The charm of Canadian politics is that we can go to a Federal election any time a vote of non-confidence is held and failed. Not so charming is most Canadians confuse Canadian politics with US politics. It happens with laws too. In spite of strict gun control, people wanted even more in the aftermath of the Ecole Polytechnique Massacre in the late 80s.
The main way our system is different than the US system is we vote for a party not the Prime Minister. Yet not all parties field candidates in all Ridings (Bloc anyone?) and it's frequently difficult to find a respected candidate in an area that leans heavily in one direction (Quebec, the prairies). Peeps moving into politics have to very dynamic, have a strong civic record that doesn't just rely on the success of the current government and be very community spirited. And they have to be strong enough to choose a party that isn't necessarily the winning one.
Case in point is Ralph Klein. Here is a politician that had very liberal policies yet chose to join the Conservative Party. Most people were amazed. He did do a lot of Conservative things, that as usual mostly affected women. Things like cutting welfare to the bone, rolling back public employees by 10% - teachers, admin, nurses (effectively by 20% since the union cut 10% through voluntary retirement etc. in an effort to assist) but I think it could have been much worse. As usual he did a lot of things that helped business which ends up not as bad since business hadn't figured out the jobless recovery thing.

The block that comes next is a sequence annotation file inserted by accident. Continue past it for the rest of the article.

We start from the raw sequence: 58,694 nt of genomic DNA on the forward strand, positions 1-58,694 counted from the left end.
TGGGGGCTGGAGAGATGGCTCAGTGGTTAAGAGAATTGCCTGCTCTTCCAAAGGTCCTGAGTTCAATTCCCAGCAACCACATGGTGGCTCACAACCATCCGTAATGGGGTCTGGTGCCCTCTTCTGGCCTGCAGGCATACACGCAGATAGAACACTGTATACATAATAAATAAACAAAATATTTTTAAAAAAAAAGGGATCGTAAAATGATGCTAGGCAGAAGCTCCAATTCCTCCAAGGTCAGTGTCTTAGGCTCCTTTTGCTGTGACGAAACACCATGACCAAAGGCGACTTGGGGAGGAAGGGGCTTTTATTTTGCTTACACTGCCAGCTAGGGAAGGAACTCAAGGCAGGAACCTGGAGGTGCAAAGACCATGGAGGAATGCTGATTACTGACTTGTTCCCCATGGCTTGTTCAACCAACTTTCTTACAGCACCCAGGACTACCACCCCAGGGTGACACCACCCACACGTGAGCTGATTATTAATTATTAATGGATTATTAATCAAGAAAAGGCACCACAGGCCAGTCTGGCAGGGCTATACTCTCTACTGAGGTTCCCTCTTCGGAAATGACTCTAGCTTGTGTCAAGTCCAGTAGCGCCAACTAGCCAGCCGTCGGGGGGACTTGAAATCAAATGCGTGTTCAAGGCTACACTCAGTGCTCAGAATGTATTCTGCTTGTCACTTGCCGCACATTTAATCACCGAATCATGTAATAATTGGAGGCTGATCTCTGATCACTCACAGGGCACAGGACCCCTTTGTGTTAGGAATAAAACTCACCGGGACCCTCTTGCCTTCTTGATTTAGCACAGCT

Moving to the Federal stage, we have Harper (Conservative) and Ignatieff (Liberal) squaring off with Layton (NDP) able to influence policy as the strongest 3rd party. I would love to meet my Liberal candidate but I probably won't since this is a very strong Conservative riding. Same with the NDP rep. It would make a difference to me. Although right now, the only PM candidate I would vote for now is Harper or Layton I am voting for a Member.
And why wouldn't I vote for Ignatieff even though the Liberals have done great things for Canada? He's spent way too much time in the US (over half his life) Even though it was at a liberal private Uni, the US version of liberalism is way right of Canadian Conservatism. I grew up in NDP BC yet, because I moved to a Conservative province I find myself influenced by conservative truisms unless I am careful. Am I going to support someone who had been embedded in an affluent US lifestyle? At least Harper lives in a normal home in a reasonably affordable neighbourhood.
I want the minority government to function in way that promotes the best of all the party ideals not stupid posturing and wasteful spending on voting. By all means promote open government and bring forward things that could change our culture (like more prisons when we have less crime) but you can do that best during sessions.